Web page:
Career and Career Services

Based on the most recent employment outcomes, over 81% of all graduates of New England Law are employed within 10 months of graduation most (over 88%) in long-time, full-time careers. Additionally, the majority of graduates find careers that either requires a law license, prefer a J.D. degree, or a professional position in a non-legal field. The most popular career choices for graduates include small law firms of less than 10 attorneys (29% of employed graduates), business sector careers (21%), and government positions (22%). Smaller percentages of students opted for mid or large law firm work, public interest positions, or judicial clerkships. Almost three-quarters of all graduates remain in Massachusetts to begin their professional careers.

The Career Services Office (CSO) at New England Law is staffed by all former attorneys who bring a wealth of institutional knowledge and expertise to each students’ job search. This process begins with the school’s unique career preparation course–“The Lawyering Experience.” This program includes a range of classes that introduce students to various job search strategies as well as the many career options for graduates. As students progress towards their professional careers, the CSO staff works to help develop each student’s professional brand, refine their professional documents, and prepare for interviews. The CSO also administers a mentor program with recent graduates who can help students transition successfully into their professional careers.

Experiential Learning

All students at New England Law are guaranteed an opportunity to participate in the school’s clinical and externship programs. This reflects the centrality that practical experience plays in the educational program at New England Law. In most years, upwards of 90% of all students participate in one or more legal clinics. The in-house clinical options include opportunities to work with real-clients in civil litigation situations or with the Greater Boston Legal Services.

New England Law’s externship program also places students in working legal offices around the city for a semester program where they practice law in a variety of legal contexts while also building their professional networks. The law school offers over a dozen externship opportunities. In these external field placements, student spend hours each week in virtually every type of legal setting from government offices to judicial chambers.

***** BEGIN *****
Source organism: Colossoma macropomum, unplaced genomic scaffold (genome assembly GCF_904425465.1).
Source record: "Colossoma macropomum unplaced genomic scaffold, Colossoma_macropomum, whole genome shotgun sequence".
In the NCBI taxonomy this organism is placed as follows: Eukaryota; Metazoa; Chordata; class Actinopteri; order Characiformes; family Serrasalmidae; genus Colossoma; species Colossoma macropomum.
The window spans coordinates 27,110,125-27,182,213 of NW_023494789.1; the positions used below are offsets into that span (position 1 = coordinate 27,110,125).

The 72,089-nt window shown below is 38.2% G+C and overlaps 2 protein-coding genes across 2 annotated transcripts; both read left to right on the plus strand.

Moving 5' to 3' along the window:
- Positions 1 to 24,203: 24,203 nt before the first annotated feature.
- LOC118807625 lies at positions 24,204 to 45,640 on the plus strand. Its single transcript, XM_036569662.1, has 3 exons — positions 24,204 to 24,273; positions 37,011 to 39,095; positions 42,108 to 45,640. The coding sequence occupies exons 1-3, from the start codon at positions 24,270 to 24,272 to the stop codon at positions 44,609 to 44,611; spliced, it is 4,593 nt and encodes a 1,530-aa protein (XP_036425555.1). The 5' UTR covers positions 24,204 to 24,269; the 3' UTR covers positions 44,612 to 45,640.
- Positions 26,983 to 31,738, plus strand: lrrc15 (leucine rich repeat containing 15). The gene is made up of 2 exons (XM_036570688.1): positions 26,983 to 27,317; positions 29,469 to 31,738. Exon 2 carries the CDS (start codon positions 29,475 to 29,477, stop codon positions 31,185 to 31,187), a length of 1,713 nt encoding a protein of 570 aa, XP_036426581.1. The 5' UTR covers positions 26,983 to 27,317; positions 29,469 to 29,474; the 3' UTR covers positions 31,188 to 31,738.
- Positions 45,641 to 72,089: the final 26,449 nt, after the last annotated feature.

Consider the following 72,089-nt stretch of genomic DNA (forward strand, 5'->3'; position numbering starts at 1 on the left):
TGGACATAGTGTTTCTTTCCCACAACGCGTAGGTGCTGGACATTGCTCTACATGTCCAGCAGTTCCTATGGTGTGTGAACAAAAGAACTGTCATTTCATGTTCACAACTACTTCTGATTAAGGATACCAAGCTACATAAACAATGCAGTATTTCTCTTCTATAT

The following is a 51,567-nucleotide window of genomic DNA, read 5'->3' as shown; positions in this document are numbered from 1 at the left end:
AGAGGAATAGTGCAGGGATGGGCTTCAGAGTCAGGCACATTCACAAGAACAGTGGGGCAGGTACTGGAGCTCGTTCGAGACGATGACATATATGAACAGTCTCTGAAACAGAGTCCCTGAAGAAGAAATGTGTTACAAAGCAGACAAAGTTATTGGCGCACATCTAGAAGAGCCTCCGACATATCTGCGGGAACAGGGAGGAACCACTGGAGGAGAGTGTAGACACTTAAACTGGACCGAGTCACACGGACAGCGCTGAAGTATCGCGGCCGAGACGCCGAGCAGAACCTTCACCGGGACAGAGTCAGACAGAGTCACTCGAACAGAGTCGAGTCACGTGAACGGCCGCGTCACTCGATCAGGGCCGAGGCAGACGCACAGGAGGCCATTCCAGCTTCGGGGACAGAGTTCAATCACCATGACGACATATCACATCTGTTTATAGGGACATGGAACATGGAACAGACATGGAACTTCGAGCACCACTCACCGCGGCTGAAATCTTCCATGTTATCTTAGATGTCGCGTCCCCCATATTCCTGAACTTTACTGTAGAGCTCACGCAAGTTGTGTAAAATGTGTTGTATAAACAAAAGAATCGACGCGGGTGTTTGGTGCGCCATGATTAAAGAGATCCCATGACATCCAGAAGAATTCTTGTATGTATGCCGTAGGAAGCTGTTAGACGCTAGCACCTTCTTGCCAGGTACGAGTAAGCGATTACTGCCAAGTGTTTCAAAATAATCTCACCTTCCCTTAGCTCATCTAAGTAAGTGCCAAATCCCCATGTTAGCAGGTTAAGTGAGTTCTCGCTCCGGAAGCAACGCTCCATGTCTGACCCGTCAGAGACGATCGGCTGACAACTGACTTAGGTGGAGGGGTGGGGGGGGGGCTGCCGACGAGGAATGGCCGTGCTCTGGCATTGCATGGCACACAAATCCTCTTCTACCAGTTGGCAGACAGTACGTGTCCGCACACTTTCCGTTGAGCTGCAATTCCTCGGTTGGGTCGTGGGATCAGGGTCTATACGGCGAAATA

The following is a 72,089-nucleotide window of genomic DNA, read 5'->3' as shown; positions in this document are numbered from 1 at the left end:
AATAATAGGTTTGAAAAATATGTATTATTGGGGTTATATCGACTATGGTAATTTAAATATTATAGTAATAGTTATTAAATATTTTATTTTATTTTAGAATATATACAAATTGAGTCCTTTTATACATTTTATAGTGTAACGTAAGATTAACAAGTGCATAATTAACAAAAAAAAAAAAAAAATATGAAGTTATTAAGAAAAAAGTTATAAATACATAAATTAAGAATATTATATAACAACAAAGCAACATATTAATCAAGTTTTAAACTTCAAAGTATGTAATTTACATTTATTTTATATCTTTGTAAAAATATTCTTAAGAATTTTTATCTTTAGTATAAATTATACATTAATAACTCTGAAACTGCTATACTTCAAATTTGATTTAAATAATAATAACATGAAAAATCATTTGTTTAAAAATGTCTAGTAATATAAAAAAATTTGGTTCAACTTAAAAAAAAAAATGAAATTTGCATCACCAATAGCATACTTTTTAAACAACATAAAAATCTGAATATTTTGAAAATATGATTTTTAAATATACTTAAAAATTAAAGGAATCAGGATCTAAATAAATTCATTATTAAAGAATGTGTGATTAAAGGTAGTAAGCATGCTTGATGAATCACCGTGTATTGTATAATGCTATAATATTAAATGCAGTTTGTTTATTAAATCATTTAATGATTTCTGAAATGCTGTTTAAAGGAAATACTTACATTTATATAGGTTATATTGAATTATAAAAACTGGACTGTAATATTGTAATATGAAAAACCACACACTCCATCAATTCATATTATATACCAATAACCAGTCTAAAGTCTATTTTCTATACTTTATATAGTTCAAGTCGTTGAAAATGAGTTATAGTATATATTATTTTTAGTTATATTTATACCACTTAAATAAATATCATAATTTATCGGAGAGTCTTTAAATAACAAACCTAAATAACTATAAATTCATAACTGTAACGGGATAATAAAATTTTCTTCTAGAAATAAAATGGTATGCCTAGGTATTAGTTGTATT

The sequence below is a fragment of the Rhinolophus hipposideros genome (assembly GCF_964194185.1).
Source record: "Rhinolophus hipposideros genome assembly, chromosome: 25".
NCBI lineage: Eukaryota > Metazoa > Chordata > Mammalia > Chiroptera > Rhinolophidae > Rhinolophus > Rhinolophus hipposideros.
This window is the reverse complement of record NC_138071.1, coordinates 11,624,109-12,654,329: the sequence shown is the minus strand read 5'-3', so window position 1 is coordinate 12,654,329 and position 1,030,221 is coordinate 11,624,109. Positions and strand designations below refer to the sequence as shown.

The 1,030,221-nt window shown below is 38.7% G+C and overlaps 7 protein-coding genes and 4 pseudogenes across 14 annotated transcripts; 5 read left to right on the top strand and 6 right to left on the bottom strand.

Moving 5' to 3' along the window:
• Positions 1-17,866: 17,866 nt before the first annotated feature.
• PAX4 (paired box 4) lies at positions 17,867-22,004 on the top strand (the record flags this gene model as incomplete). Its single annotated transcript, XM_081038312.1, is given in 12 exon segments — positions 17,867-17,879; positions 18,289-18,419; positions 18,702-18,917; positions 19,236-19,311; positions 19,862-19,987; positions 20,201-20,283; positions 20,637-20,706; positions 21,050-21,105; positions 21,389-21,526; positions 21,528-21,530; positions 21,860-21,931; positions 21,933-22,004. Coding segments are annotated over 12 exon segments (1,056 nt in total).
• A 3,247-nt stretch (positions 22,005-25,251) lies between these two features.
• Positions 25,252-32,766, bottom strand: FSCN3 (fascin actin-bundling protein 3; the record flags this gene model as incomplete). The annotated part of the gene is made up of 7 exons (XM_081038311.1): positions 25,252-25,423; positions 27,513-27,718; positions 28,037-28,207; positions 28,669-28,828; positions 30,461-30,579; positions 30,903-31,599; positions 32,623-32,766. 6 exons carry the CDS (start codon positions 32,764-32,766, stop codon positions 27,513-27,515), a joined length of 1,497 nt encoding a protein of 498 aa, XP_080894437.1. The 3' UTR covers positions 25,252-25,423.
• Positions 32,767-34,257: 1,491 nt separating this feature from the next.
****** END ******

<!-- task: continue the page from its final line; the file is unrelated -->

Students at New England Law also build practical skills through the school’s many pro bono activities such as tax assistance program for low-income residents. Students compete as part of the school’s active moot court and mock trial teams where students master advocacy skills in a competitive environment.

Although New England law does not offer a distance program, their flexible path J.D. allow students up to six years to complete the program through a mix of day and evening classes.

Student Life

In the country’s most renowned college towns, New England Law students a campus that is committed to diversity and student success. The school’s student organization program give voice the student body’s diverse backgrounds and viewpoints. Students get to know each other on deeper level and form life-long relationships. Alumni also help students through the school’s mentor program. These services reflect the student-centered approach at New England Law. The law school offers all student a full range of on-site counseling options as well as wellness programs throughout the year.

In Boston, New England Law offers students support in finding housing in the metropolitan area. Thanks to the city’s advanced public transportation system, students can live in almost any area and a range of price options. The city also provides endless recreational opportunities from ice-skating on the iconic pond in the Commons to attended a Red Sox game. Boston is a city full of history, museums, and entertainment.